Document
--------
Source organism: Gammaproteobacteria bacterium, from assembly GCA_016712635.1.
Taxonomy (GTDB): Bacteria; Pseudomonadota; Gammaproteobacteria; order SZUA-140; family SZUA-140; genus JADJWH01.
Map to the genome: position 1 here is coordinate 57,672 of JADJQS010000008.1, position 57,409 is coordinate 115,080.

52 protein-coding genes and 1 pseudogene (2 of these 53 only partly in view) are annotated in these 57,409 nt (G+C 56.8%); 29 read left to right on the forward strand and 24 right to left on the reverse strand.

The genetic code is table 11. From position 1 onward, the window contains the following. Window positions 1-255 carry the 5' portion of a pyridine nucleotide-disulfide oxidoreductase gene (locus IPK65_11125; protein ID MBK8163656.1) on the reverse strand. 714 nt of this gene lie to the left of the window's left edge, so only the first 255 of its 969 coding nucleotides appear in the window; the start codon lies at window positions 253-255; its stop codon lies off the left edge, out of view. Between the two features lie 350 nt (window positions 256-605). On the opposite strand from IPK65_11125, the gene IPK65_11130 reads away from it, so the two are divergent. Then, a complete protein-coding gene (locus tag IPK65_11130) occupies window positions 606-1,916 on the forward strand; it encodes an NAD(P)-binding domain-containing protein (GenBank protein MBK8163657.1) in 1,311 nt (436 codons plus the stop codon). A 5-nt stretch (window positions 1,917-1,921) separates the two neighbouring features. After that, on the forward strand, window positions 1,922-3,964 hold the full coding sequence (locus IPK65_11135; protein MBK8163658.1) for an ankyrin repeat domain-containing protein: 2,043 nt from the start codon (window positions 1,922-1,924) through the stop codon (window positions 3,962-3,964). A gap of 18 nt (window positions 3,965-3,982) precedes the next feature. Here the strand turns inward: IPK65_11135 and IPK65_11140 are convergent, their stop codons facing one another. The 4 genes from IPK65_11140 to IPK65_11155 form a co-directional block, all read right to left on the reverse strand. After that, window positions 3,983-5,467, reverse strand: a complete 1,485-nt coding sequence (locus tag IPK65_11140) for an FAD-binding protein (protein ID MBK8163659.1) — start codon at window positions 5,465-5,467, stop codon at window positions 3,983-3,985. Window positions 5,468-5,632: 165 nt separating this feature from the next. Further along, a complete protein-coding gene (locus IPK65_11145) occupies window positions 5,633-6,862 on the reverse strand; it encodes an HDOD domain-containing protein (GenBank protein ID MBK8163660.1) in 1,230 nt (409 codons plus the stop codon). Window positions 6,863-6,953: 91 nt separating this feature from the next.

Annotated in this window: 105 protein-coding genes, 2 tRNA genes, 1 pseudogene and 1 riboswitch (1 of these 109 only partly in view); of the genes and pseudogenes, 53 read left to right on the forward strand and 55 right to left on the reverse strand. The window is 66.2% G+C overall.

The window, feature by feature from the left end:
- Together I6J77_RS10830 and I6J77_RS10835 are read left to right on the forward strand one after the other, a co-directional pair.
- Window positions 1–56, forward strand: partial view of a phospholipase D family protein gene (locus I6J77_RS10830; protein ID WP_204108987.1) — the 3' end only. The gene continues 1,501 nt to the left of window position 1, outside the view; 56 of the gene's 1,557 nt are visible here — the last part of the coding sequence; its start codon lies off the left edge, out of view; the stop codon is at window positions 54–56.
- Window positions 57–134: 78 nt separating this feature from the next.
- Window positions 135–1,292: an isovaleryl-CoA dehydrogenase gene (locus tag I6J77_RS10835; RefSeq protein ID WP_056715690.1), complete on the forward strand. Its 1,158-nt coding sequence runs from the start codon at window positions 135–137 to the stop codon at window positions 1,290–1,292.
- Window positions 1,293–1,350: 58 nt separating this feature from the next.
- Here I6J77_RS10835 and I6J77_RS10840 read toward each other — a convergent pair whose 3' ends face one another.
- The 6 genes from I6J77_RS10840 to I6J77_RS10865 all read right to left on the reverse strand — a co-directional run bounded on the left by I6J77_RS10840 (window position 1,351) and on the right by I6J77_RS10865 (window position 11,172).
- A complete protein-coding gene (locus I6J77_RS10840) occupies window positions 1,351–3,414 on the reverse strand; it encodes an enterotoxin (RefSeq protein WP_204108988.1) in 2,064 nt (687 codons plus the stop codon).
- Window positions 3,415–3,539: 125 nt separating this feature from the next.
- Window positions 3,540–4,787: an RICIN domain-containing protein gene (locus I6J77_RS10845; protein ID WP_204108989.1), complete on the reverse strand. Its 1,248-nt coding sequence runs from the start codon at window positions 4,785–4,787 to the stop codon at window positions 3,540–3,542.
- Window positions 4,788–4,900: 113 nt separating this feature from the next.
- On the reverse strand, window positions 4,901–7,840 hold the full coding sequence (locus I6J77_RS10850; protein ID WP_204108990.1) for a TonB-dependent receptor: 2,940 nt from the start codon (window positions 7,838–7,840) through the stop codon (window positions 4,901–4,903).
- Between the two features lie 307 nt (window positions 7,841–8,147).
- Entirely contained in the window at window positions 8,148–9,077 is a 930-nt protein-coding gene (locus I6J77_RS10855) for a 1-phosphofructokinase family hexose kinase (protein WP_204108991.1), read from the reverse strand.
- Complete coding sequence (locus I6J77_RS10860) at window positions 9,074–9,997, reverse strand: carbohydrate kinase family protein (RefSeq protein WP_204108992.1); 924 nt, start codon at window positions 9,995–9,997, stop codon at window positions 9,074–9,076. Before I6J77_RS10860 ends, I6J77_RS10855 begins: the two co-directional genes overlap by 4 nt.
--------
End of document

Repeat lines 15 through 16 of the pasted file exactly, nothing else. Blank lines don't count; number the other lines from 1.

- A complete protein-coding gene (locus I6J77_RS10840) occupies window positions 1,351–3,414 on the reverse strand; it encodes an enterotoxin (RefSeq protein WP_204108988.1) in 2,064 nt (687 codons plus the stop codon).
- Window positions 3,415–3,539: 125 nt separating this feature from the next.